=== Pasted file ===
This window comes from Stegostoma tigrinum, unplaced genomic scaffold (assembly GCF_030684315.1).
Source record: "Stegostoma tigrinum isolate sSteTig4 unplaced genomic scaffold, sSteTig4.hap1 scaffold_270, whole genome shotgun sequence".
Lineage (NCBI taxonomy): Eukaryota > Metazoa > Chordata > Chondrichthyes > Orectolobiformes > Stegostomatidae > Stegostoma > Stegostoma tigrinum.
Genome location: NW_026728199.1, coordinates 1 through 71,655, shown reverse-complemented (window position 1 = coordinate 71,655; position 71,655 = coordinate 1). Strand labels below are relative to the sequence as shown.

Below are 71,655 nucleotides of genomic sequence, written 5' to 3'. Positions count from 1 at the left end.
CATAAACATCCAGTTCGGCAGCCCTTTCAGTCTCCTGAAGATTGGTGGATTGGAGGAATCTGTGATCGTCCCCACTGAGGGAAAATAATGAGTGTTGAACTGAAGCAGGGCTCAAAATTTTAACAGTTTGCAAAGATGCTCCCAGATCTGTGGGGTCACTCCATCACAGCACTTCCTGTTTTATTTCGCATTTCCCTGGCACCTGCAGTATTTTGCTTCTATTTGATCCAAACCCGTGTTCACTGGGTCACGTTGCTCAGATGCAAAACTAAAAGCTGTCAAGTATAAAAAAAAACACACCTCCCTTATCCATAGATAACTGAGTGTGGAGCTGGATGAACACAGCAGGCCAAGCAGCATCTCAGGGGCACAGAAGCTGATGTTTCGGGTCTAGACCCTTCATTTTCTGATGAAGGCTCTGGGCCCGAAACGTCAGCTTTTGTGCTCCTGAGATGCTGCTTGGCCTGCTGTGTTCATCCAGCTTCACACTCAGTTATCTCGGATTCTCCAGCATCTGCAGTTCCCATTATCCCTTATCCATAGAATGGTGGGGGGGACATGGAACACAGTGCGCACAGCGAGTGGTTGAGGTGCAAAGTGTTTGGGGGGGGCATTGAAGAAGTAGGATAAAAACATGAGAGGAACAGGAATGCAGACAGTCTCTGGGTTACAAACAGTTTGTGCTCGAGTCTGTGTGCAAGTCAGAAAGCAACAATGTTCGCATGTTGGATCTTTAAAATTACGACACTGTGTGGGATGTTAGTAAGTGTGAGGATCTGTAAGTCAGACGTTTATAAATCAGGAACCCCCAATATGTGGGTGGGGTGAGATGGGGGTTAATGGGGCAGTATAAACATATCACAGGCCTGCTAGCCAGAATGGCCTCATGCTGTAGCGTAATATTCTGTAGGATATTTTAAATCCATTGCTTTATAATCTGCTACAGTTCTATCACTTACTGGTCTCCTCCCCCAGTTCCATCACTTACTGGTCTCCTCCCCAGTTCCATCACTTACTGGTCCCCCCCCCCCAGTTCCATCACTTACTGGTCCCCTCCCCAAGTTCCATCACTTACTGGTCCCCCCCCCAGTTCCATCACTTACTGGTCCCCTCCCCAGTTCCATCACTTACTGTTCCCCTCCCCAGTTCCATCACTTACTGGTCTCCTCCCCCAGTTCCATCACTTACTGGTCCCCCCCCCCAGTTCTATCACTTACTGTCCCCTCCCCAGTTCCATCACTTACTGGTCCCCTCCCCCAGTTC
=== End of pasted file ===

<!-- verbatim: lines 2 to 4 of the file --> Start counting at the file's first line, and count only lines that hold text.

Source record: "Stegostoma tigrinum isolate sSteTig4 unplaced genomic scaffold, sSteTig4.hap1 scaffold_270, whole genome shotgun sequence".
Lineage (NCBI taxonomy): Eukaryota > Metazoa > Chordata > Chondrichthyes > Orectolobiformes > Stegostomatidae > Stegostoma > Stegostoma tigrinum.
Genome location: NW_026728199.1, coordinates 1 through 71,655, shown reverse-complemented (window position 1 = coordinate 71,655; position 71,655 = coordinate 1). Strand labels below are relative to the sequence as shown.